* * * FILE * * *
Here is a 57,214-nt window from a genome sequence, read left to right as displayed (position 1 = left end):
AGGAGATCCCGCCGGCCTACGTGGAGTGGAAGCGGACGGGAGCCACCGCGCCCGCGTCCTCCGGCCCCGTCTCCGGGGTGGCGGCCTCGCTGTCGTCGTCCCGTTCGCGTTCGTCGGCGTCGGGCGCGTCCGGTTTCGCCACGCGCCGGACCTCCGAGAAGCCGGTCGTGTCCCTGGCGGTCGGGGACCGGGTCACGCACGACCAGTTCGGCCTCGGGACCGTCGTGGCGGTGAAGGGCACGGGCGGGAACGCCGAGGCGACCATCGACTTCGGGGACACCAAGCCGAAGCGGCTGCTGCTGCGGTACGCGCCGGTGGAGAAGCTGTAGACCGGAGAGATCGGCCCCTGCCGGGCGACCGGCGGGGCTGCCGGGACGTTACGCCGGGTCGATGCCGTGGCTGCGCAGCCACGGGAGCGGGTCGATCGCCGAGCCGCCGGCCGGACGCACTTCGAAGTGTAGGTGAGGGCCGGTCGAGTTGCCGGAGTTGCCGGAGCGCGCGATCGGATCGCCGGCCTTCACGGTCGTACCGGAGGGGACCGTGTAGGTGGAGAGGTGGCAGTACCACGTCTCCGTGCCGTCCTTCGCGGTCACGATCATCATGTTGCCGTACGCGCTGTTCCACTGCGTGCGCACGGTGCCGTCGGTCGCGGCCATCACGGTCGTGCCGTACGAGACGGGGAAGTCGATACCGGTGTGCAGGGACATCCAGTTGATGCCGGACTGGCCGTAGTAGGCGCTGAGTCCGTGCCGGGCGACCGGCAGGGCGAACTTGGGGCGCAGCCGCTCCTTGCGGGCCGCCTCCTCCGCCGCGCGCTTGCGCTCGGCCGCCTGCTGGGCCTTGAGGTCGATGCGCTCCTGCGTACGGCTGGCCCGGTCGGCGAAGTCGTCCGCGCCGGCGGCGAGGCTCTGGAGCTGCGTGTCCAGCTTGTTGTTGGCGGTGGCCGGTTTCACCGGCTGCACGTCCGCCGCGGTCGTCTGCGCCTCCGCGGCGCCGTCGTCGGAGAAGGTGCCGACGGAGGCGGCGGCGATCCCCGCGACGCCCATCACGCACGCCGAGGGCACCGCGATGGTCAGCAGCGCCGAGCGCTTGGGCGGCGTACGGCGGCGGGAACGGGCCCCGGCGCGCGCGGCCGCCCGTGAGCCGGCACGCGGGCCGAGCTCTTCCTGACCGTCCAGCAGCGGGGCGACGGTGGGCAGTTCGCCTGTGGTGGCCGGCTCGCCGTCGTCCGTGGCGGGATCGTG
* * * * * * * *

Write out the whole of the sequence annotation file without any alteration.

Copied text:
Here is a 57,214-nt window from a genome sequence, read left to right as displayed (position 1 = left end):
AGGAGATCCCGCCGGCCTACGTGGAGTGGAAGCGGACGGGAGCCACCGCGCCCGCGTCCTCCGGCCCCGTCTCCGGGGTGGCGGCCTCGCTGTCGTCGTCCCGTTCGCGTTCGTCGGCGTCGGGCGCGTCCGGTTTCGCCACGCGCCGGACCTCCGAGAAGCCGGTCGTGTCCCTGGCGGTCGGGGACCGGGTCACGCACGACCAGTTCGGCCTCGGGACCGTCGTGGCGGTGAAGGGCACGGGCGGGAACGCCGAGGCGACCATCGACTTCGGGGACACCAAGCCGAAGCGGCTGCTGCTGCGGTACGCGCCGGTGGAGAAGCTGTAGACCGGAGAGATCGGCCCCTGCCGGGCGACCGGCGGGGCTGCCGGGACGTTACGCCGGGTCGATGCCGTGGCTGCGCAGCCACGGGAGCGGGTCGATCGCCGAGCCGCCGGCCGGACGCACTTCGAAGTGTAGGTGAGGGCCGGTCGAGTTGCCGGAGTTGCCGGAGCGCGCGATCGGATCGCCGGCCTTCACGGTCGTACCGGAGGGGACCGTGTAGGTGGAGAGGTGGCAGTACCACGTCTCCGTGCCGTCCTTCGCGGTCACGATCATCATGTTGCCGTACGCGCTGTTCCACTGCGTGCGCACGGTGCCGTCGGTCGCGGCCATCACGGTCGTGCCGTACGAGACGGGGAAGTCGATACCGGTGTGCAGGGACATCCAGTTGATGCCGGACTGGCCGTAGTAGGCGCTGAGTCCGTGCCGGGCGACCGGCAGGGCGAACTTGGGGCGCAGCCGCTCCTTGCGGGCCGCCTCCTCCGCCGCGCGCTTGCGCTCGGCCGCCTGCTGGGCCTTGAGGTCGATGCGCTCCTGCGTACGGCTGGCCCGGTCGGCGAAGTCGTCCGCGCCGGCGGCGAGGCTCTGGAGCTGCGTGTCCAGCTTGTTGTTGGCGGTGGCCGGTTTCACCGGCTGCACGTCCGCCGCGGTCGTCTGCGCCTCCGCGGCGCCGTCGTCGGAGAAGGTGCCGACGGAGGCGGCGGCGATCCCCGCGACGCCCATCACGCACGCCGAGGGCACCGCGATGGTCAGCAGCGCCGAGCGCTTGGGCGGCGTACGGCGGCGGGAACGGGCCCCGGCGCGCGCGGCCGCCCGTGAGCCGGCACGCGGGCCGAGCTCTTCCTGACCGTCCAGCAGCGGGGCGACGGTGGGCAGTTCGCCTGTGGTGGCCGGCTCGCCGTCGTCCGTGGCGGGATCGTG